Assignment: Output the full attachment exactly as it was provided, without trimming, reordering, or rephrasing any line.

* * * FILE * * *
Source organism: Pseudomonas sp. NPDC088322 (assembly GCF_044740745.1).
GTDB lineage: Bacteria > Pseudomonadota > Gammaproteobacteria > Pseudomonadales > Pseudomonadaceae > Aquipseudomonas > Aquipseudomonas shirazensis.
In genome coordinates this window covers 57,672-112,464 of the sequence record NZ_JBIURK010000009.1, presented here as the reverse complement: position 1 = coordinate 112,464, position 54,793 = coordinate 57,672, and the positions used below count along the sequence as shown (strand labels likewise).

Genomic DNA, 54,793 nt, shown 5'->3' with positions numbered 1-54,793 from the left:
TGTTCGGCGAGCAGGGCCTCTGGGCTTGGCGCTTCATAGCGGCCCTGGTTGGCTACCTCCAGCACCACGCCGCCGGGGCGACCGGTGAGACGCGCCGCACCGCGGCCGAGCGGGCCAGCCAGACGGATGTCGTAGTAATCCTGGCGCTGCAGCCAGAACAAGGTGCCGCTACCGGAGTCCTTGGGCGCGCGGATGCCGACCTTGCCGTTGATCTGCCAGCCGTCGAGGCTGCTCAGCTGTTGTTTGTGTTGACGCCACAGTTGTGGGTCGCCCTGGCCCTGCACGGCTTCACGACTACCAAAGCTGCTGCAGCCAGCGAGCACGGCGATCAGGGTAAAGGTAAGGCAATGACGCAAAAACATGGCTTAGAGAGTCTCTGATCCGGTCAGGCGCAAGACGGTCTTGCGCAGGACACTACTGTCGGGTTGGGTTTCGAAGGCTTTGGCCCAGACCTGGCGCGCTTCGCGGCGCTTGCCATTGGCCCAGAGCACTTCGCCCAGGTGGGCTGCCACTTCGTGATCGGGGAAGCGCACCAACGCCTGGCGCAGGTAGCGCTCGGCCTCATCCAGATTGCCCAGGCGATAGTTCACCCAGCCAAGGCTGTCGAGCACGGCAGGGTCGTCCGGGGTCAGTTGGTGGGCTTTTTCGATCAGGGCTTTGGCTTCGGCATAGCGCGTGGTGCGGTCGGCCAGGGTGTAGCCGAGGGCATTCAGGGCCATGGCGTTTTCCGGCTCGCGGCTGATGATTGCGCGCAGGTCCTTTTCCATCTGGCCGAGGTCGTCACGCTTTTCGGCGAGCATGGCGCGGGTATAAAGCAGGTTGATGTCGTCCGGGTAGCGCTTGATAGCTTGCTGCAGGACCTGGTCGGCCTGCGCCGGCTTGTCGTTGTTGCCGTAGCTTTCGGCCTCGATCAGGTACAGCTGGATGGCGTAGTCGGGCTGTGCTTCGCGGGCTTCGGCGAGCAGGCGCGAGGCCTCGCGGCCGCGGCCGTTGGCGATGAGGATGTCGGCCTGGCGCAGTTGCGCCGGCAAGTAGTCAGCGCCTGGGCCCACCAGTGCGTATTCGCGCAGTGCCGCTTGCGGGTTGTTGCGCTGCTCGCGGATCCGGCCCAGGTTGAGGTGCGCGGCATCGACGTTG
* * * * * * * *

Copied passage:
Source organism: Pseudomonas sp. NPDC088322 (assembly GCF_044740745.1).
GTDB lineage: Bacteria > Pseudomonadota > Gammaproteobacteria > Pseudomonadales > Pseudomonadaceae > Aquipseudomonas > Aquipseudomonas shirazensis.
In genome coordinates this window covers 57,672-112,464 of the sequence record NZ_JBIURK010000009.1, presented here as the reverse complement: position 1 = coordinate 112,464, position 54,793 = coordinate 57,672, and the positions used below count along the sequence as shown (strand labels likewise).

Genomic DNA, 54,793 nt, shown 5'->3' with positions numbered 1-54,793 from the left:
TGTTCGGCGAGCAGGGCCTCTGGGCTTGGCGCTTCATAGCGGCCCTGGTTGGCTACCTCCAGCACCACGCCGCCGGGGCGACCGGTGAGACGCGCCGCACCGCGGCCGAGCGGGCCAGCCAGACGGATGTCGTAGTAATCCTGGCGCTGCAGCCAGAACAAGGTGCCGCTACCGGAGTCCTTGGGCGCGCGGATGCCGACCTTGCCGTTGATCTGCCAGCCGTCGAGGCTGCTCAGCTGTTGTTTGTGTTGACGCCACAGTTGTGGGTCGCCCTGGCCCTGCACGGCTTCACGACTACCAAAGCTGCTGCAGCCAGCGAGCACGGCGATCAGGGTAAAGGTAAGGCAATGACGCAAAAACATGGCTTAGAGAGTCTCTGATCCGGTCAGGCGCAAGACGGTCTTGCGCAGGACACTACTGTCGGGTTGGGTTTCGAAGGCTTTGGCCCAGACCTGGCGCGCTTCGCGGCGCTTGCCATTGGCCCAGAGCACTTCGCCCAGGTGGGCTGCCACTTCGTGATCGGGGAAGCGCACCAACGCCTGGCGCAGGTAGCGCTCGGCCTCATCCAGATTGCCCAGGCGATAGTTCACCCAGCCAAGGCTGTCGAGCACGGCAGGGTCGTCCGGGGTCAGTTGGTGGGCTTTTTCGATCAGGGCTTTGGCTTCGGCATAGCGCGTGGTGCGGTCGGCCAGGGTGTAGCCGAGGGCATTCAGGGCCATGGCGTTTTCCGGCTCGCGGCTGATGATTGCGCGCAGGTCCTTTTCCATCTGGCCGAGGTCGTCACGCTTTTCGGCGAGCATGGCGCGGGTATAAAGCAGGTTGATGTCGTCCGGGTAGCGCTTGATAGCTTGCTGCAGGACCTGGTCGGCCTGCGCCGGCTTGTCGTTGTTGCCGTAGCTTTCGGCCTCGATCAGGTACAGCTGGATGGCGTAGTCGGGCTGTGCTTCGCGGGCTTCGGCGAGCAGGCGCGAGGCCTCGCGGCCGCGGCCGTTGGCGATGAGGATGTCGGCCTGGCGCAGTTGCGCCGGCAAGTAGTCAGCGCCTGGGCCCACCAGTGCGTATTCGCGCAGTGCCGCTTGCGGGTTGTTGCGCTGCTCGCGGATCCGGCCCAGGTTGAGGTGCGCGGCATCGACGTTG